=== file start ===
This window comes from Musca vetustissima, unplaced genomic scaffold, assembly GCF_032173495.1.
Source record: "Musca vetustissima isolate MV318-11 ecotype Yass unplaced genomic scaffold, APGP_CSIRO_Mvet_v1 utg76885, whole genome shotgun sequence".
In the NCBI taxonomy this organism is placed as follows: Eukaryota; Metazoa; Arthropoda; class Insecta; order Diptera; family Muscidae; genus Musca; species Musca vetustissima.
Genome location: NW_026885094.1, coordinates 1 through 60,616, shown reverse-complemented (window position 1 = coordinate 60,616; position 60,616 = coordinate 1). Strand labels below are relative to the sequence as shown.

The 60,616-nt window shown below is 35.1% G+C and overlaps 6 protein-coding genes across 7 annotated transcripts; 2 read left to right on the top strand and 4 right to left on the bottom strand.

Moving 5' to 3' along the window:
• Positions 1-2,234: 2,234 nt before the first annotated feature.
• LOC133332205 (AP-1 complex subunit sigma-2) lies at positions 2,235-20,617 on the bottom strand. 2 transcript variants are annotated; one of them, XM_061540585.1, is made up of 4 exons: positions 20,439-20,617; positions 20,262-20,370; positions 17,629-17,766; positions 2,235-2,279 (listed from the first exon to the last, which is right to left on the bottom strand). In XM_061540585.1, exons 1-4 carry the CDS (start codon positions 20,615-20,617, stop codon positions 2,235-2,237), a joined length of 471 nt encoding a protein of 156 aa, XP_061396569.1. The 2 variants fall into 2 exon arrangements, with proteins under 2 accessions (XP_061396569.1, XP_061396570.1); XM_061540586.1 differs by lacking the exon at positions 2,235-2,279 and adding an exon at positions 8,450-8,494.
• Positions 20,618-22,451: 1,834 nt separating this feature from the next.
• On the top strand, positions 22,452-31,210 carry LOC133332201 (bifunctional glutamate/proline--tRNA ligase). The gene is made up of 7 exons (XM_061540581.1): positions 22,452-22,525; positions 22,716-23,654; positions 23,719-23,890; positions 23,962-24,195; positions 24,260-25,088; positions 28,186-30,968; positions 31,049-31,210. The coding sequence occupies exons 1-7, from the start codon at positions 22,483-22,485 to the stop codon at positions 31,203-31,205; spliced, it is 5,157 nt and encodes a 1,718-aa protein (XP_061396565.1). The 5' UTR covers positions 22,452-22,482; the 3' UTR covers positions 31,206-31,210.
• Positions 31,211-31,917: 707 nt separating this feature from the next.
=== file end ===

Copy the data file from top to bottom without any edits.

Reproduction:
This window comes from Musca vetustissima, unplaced genomic scaffold, assembly GCF_032173495.1.
Source record: "Musca vetustissima isolate MV318-11 ecotype Yass unplaced genomic scaffold, APGP_CSIRO_Mvet_v1 utg76885, whole genome shotgun sequence".
In the NCBI taxonomy this organism is placed as follows: Eukaryota; Metazoa; Arthropoda; class Insecta; order Diptera; family Muscidae; genus Musca; species Musca vetustissima.
Genome location: NW_026885094.1, coordinates 1 through 60,616, shown reverse-complemented (window position 1 = coordinate 60,616; position 60,616 = coordinate 1). Strand labels below are relative to the sequence as shown.

The 60,616-nt window shown below is 35.1% G+C and overlaps 6 protein-coding genes across 7 annotated transcripts; 2 read left to right on the top strand and 4 right to left on the bottom strand.

Moving 5' to 3' along the window:
• Positions 1-2,234: 2,234 nt before the first annotated feature.
• LOC133332205 (AP-1 complex subunit sigma-2) lies at positions 2,235-20,617 on the bottom strand. 2 transcript variants are annotated; one of them, XM_061540585.1, is made up of 4 exons: positions 20,439-20,617; positions 20,262-20,370; positions 17,629-17,766; positions 2,235-2,279 (listed from the first exon to the last, which is right to left on the bottom strand). In XM_061540585.1, exons 1-4 carry the CDS (start codon positions 20,615-20,617, stop codon positions 2,235-2,237), a joined length of 471 nt encoding a protein of 156 aa, XP_061396569.1. The 2 variants fall into 2 exon arrangements, with proteins under 2 accessions (XP_061396569.1, XP_061396570.1); XM_061540586.1 differs by lacking the exon at positions 2,235-2,279 and adding an exon at positions 8,450-8,494.
• Positions 20,618-22,451: 1,834 nt separating this feature from the next.
• On the top strand, positions 22,452-31,210 carry LOC133332201 (bifunctional glutamate/proline--tRNA ligase). The gene is made up of 7 exons (XM_061540581.1): positions 22,452-22,525; positions 22,716-23,654; positions 23,719-23,890; positions 23,962-24,195; positions 24,260-25,088; positions 28,186-30,968; positions 31,049-31,210. The coding sequence occupies exons 1-7, from the start codon at positions 22,483-22,485 to the stop codon at positions 31,203-31,205; spliced, it is 5,157 nt and encodes a 1,718-aa protein (XP_061396565.1). The 5' UTR covers positions 22,452-22,482; the 3' UTR covers positions 31,206-31,210.
• Positions 31,211-31,917: 707 nt separating this feature from the next.